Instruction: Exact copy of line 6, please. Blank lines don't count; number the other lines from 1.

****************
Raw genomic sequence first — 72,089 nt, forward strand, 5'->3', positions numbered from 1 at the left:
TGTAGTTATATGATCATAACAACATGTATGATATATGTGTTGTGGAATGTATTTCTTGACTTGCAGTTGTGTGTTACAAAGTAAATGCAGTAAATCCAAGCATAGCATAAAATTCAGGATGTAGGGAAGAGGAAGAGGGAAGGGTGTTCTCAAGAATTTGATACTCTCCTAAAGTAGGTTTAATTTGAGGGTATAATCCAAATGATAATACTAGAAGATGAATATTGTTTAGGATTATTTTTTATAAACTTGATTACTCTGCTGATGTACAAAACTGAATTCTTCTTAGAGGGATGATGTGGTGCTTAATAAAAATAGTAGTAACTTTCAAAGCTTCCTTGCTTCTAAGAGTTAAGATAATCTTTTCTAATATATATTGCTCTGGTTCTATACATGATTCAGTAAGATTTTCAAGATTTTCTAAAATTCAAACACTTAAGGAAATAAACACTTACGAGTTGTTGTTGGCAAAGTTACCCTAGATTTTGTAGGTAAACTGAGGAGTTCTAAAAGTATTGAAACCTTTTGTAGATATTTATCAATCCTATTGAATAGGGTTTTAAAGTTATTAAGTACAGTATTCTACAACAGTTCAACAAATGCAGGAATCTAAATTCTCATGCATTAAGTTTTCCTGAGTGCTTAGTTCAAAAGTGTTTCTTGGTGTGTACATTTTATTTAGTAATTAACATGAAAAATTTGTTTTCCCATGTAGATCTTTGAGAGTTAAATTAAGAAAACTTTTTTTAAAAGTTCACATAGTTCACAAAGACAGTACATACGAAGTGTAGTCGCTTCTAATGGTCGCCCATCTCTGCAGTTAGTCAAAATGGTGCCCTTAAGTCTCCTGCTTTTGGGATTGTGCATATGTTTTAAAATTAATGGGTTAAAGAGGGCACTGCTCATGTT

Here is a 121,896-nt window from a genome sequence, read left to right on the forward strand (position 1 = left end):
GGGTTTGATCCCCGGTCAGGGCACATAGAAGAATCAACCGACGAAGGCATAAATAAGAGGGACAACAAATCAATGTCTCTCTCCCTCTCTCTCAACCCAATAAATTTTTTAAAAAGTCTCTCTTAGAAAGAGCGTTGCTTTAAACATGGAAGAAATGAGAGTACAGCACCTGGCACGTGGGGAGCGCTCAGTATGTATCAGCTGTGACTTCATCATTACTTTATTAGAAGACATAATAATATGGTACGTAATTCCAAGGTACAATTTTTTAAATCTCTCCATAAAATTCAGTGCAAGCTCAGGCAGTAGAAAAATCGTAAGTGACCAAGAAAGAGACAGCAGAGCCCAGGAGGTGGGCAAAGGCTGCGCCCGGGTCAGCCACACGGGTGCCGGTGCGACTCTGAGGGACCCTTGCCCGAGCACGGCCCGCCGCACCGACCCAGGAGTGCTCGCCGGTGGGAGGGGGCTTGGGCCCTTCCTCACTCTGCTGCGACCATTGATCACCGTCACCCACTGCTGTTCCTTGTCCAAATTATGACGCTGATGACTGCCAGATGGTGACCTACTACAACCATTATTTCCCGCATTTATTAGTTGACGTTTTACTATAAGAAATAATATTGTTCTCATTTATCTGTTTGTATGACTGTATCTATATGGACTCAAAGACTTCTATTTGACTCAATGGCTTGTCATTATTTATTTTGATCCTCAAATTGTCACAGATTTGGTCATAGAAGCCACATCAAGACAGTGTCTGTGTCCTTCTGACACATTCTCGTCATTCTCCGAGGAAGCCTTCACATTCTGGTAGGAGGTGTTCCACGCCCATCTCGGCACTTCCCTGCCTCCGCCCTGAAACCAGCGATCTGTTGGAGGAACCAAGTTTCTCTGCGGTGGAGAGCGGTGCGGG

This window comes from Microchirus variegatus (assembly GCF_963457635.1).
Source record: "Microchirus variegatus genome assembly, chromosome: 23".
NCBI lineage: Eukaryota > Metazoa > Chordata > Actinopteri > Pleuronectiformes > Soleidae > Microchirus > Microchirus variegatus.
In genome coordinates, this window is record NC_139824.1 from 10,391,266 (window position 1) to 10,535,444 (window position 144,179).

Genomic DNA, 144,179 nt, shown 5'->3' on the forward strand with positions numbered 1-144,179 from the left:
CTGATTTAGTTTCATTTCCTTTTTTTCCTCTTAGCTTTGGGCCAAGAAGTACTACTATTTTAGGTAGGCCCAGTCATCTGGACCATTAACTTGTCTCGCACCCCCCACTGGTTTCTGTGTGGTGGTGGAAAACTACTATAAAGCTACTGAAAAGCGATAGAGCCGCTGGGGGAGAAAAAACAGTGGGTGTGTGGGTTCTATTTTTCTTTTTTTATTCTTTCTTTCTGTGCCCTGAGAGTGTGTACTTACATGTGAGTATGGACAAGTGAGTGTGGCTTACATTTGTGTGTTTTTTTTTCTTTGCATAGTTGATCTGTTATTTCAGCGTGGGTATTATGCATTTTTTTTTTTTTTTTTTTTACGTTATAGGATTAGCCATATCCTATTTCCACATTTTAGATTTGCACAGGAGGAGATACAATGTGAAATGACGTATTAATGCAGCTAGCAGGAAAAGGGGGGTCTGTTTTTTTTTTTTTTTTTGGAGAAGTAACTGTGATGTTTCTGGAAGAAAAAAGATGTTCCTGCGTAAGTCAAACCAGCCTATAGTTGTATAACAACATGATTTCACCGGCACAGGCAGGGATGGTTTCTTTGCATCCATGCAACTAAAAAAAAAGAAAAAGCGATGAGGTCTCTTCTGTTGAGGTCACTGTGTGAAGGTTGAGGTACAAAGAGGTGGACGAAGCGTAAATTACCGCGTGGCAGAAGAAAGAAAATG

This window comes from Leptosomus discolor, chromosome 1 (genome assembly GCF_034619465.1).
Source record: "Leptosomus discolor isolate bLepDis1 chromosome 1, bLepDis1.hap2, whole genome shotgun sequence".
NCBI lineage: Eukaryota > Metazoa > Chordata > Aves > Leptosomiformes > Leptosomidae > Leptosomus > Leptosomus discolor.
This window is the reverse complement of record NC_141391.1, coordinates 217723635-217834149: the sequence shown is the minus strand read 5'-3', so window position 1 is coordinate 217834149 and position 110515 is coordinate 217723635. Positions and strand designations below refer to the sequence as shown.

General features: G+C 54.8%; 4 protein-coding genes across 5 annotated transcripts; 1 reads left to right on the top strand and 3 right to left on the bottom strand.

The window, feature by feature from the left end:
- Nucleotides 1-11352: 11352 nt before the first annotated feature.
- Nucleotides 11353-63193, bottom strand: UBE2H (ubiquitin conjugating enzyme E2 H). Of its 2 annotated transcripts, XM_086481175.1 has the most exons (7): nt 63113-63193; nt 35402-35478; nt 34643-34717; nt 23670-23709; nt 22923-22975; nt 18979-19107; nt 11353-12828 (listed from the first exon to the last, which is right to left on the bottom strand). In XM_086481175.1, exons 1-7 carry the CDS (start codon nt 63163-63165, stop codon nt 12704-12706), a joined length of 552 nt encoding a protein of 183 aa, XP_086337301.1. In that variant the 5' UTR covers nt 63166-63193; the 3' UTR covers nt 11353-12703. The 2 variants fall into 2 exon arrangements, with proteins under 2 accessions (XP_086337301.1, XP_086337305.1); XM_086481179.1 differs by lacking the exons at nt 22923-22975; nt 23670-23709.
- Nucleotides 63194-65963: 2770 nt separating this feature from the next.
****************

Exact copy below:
Source record: "Microchirus variegatus genome assembly, chromosome: 23".